IMPORTANT: Before you read this post, please click HERE for proper context into this unfolding story.
Billy and I pulled away from Leadville last year in silence. We didn’t need to say much; it was clear we were thinking the same thing…
I never want to see this place again.
I glanced in my rear view mirror one last time to see Hope Pass and the other majestic mountains that had served as ungracious hosts for the Leadville 100. Like a model at the end of a runway, they seemed to taunt us with their unmistakable confidence. The silence spoke quite loudly of how we had conceded the victory to the prideful peaks.
At the same time, I knew Scott well enough to know he would be back. He wouldn’t let the story end here. As much as we hoped he would move on to something else, neither “Humpty” nor “Dumpty” were about to make other plans.
As expected, Scott signed up again and asked us to be his pacers. Billy and I drove to Leadville last weekend prepared for round two. To say we were “prepared” is probably a bit of a stretch, but we were present and accounted for.
The first time I saw Scott during the race was in Twin Lakes. He had already logged 40 miles, and I thought he looked surprisingly good. I asked him how he felt, and he said, “Well, the good news is that I’m not feeling pain anymore. My legs are numb.”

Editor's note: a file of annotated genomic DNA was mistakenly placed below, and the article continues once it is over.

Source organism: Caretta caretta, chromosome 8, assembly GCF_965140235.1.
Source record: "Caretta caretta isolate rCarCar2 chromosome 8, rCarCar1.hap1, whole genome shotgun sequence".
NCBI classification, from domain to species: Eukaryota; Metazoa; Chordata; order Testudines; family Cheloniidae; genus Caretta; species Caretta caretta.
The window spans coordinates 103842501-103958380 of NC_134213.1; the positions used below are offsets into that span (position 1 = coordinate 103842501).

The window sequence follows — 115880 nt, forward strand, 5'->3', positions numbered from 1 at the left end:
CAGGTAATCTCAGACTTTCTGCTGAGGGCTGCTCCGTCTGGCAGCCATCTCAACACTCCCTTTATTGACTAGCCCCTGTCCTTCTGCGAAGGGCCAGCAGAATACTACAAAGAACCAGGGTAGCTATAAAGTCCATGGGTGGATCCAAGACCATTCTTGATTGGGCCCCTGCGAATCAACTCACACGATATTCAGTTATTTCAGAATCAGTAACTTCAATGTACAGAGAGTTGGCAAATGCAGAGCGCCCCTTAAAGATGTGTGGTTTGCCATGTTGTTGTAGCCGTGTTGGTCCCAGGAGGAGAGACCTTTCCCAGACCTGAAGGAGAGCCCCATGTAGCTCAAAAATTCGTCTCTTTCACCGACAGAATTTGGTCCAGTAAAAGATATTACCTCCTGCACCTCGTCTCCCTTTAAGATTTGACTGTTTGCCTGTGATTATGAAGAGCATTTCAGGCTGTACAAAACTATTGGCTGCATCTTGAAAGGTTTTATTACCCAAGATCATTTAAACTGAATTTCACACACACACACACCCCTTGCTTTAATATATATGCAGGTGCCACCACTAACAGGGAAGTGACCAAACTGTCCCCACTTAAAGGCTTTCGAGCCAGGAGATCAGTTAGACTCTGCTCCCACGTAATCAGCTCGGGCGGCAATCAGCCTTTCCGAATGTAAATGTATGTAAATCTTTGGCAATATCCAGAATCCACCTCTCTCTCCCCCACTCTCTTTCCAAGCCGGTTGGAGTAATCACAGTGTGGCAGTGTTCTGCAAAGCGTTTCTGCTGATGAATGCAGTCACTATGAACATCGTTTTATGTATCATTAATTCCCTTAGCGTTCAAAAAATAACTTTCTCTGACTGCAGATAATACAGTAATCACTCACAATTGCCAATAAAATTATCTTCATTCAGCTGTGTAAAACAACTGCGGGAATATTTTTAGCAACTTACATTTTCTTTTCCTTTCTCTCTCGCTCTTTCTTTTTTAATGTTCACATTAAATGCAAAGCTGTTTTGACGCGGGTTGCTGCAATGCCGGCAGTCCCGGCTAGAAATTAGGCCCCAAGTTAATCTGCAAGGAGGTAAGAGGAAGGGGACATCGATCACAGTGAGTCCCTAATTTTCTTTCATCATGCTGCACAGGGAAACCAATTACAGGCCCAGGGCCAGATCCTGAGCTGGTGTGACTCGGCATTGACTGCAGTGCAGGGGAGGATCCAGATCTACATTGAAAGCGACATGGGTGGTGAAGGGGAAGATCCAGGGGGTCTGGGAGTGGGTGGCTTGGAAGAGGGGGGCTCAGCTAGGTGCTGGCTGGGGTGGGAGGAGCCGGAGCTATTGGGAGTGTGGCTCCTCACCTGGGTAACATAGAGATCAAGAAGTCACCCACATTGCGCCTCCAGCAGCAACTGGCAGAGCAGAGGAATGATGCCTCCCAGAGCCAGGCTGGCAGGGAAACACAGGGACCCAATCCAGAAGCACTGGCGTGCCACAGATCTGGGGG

He managed to flash a big Scotty J. smile and headed off to tackle Hope Pass, the twenty-mile stretch that included back-to-back climbs over the grueling pass. This is the section of the course that is notorious for throwing one upper cut after the next. It’s not just a matter of survival, but it’s also about time. A runner is required to make it back to Twin Lakes by 9:45pm in order to continue.
After nearly ten hours on Hope Pass (and 18 hours of continuous running), Scott appeared in the dark of the night in Twin Lakes. Tears filled my eyes as I saw him. He was moving slowly and his head was hung low. We didn’t have to tell him; he knew he had missed the cut off time. It wasn’t for lack of effort, but his dream of finishing was extinguished.
It wasn’t long before I realized that Humpty was missing. Billy had joined Scott at mile 50, but now he was nowhere to be found. Apparently, he had reinjured his already hobbled ankle coming down the pass, and he told Scott to continue without him. Realizing Billy wasn’t in danger, Scott sprinted the final two miles alone in a last ditch effort to make the checkpoint.
Scott was spent and seated at a picnic table by the time Billy made it back into Twin Lakes. Even though he was exhausted, cold, and in pain, Billy still managed to smile as he gave Scott a big hug. The group of family members and friends that surrounded Scott sat in silence. Nobody really knew what to say. Billy spoke up, “If you ever do this race again, I’m going to punch you in the face.” A roar of laughter erupted from the circle, and we eventually got around to saying our goodbyes.
A few minutes into the drive home, Billy spoke up again, “You can be his pacer next year over Hope Pass. I’ll pace him through an easier section of the course.”
“So, you’re agreeing to do this again?” I asked.
“Yes, if you agree to take Hope Pass.” He said.
It was an agreement I couldn’t make. Not because I refused to pace the section over the pass, but for different reasons.
I plan to be running.
Just not as a pacer.